We didn’t do a full set review of Magic Origins like we are doing for the major set releas­es going for­ward, and I’m quite glad we didn’t because the set keeps look­ing bet­ter and bet­ter every day in terms of pow­er lev­el and finan­cial val­ue. Jace, Vryn’s Prodigy is cur­rent­ly see­ing play in almost every com­par­a­tive for­mat, and as such has gained a stu­pen­dous price-tag for a card still in print of over £50; one of the most expen­sive and pow­er­ful cards we’ve seen in Standard for years. It’s a two mana Jace, I know some­one saw this com­ing, but I will freely admit I didn’t.

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Outside of Jace, the mon­eyspin­ner cards like Hangarback Walker have also been dom­i­nat­ing Standard, and with the low power-level of Battle for Zendikar it will prob­a­bly remain a top-tier card until rota­tion. As I said, a fit­ting send off for the Core Set, which despite its prob­lems is a pro­duct I will miss.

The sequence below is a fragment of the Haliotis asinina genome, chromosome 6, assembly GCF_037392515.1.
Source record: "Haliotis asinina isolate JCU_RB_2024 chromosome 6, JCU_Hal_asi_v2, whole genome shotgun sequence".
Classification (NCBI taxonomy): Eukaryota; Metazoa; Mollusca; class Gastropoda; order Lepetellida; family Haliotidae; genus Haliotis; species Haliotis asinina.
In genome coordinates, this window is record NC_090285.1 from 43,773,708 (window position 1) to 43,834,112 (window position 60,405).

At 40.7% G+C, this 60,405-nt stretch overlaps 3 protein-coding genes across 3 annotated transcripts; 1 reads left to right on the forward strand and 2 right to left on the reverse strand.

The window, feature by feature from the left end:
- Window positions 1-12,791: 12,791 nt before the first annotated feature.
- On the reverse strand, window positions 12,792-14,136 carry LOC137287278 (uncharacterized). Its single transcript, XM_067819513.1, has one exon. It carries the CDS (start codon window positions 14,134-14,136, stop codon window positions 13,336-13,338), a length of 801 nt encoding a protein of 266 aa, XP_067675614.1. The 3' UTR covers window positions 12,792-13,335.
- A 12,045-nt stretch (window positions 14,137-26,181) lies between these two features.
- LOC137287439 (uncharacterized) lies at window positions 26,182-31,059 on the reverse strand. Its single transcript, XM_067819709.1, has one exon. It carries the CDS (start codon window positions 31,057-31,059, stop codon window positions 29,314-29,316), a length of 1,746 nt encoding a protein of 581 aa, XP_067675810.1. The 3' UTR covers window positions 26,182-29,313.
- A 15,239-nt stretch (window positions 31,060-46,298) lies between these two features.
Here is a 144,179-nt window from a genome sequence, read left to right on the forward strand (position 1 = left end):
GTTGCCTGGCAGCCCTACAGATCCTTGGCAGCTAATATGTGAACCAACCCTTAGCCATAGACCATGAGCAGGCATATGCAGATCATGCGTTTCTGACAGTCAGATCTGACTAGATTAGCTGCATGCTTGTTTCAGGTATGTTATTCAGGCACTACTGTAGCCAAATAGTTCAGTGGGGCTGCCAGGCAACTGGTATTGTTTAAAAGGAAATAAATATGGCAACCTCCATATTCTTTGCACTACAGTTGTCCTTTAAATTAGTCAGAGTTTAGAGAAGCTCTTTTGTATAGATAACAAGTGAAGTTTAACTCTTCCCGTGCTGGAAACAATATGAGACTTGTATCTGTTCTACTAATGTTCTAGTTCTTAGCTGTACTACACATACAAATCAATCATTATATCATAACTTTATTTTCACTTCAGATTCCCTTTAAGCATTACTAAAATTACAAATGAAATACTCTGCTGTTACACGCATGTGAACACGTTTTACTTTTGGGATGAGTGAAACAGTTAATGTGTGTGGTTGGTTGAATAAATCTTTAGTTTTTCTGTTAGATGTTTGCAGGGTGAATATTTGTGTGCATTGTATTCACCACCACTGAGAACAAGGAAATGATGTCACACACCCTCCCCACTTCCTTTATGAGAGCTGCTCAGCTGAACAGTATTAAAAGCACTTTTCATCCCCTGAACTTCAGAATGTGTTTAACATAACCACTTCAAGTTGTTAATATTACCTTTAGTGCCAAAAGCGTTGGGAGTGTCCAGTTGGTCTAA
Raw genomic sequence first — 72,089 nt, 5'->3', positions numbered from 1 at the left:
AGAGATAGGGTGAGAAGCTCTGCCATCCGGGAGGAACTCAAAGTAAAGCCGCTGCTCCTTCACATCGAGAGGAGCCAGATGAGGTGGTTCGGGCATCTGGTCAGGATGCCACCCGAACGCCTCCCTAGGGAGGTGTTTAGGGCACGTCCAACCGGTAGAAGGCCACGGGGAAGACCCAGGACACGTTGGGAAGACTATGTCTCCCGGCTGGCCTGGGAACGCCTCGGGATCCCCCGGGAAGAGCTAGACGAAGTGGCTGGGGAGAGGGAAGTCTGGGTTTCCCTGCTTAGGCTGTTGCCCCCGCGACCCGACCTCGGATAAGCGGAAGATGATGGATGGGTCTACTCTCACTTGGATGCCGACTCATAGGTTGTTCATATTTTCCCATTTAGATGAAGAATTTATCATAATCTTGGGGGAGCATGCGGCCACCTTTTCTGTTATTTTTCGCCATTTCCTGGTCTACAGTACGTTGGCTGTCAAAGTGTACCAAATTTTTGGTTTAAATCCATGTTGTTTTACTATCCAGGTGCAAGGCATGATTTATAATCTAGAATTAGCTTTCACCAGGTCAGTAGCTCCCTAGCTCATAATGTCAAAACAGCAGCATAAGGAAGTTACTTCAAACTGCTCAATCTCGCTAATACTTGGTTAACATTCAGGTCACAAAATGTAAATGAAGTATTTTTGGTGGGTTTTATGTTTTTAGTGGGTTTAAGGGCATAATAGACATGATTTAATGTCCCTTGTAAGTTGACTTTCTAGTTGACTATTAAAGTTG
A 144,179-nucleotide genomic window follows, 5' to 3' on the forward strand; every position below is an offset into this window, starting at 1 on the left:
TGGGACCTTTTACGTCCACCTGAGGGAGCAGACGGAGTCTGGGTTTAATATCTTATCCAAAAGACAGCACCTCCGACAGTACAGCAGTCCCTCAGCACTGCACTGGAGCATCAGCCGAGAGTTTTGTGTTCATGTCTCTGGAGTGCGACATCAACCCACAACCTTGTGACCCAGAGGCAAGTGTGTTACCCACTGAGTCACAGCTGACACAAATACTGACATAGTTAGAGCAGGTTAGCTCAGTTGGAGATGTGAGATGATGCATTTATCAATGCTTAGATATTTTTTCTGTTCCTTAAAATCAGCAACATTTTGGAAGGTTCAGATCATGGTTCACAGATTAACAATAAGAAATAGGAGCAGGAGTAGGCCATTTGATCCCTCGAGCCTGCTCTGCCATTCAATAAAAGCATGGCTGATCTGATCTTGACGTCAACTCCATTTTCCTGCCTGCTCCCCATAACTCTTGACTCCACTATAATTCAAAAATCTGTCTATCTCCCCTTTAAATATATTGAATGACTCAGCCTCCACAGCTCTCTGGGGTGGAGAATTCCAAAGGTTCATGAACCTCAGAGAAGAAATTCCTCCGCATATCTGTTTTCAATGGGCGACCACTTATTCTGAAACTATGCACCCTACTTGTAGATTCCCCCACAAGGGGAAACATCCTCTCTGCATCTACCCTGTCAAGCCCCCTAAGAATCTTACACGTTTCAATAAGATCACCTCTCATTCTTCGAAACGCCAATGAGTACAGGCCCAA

Magic Origins: Armed and Dangerous Clash Pack

A good val­ue pro­duct, I think our review says it all:

As a pro­duct, I would say Armed and Dangerous is well worth a buy for almost any kind of Magic play­er who does not already own all standard/modern playable cards that are in it since the pro­duct costs less to buy than the sum of its parts. It’s a given that this will, in the short term, dri­ve prices of the­se cards down to be about equal to the price of the pro­duct (that’s just the way the Magic mar­ket works). Some of the cards have appli­ca­tions in Modern and so will increase in val­ue over the long term — save for the slim chance of them being banned.

Armed and Dangerous also has game­play for new­er play­ers. Whilst it’s a world away from a deck you could just show up with and be com­pet­i­tive at an Friday Night Magic, it gives you a good selec­tion of cards to start work­ing up to that lev­el . I think Wizards has cracked the for­mu­la on this one and I hope future clash-packs can live up to this high stan­dard. More of this please.

From the Vault: Angels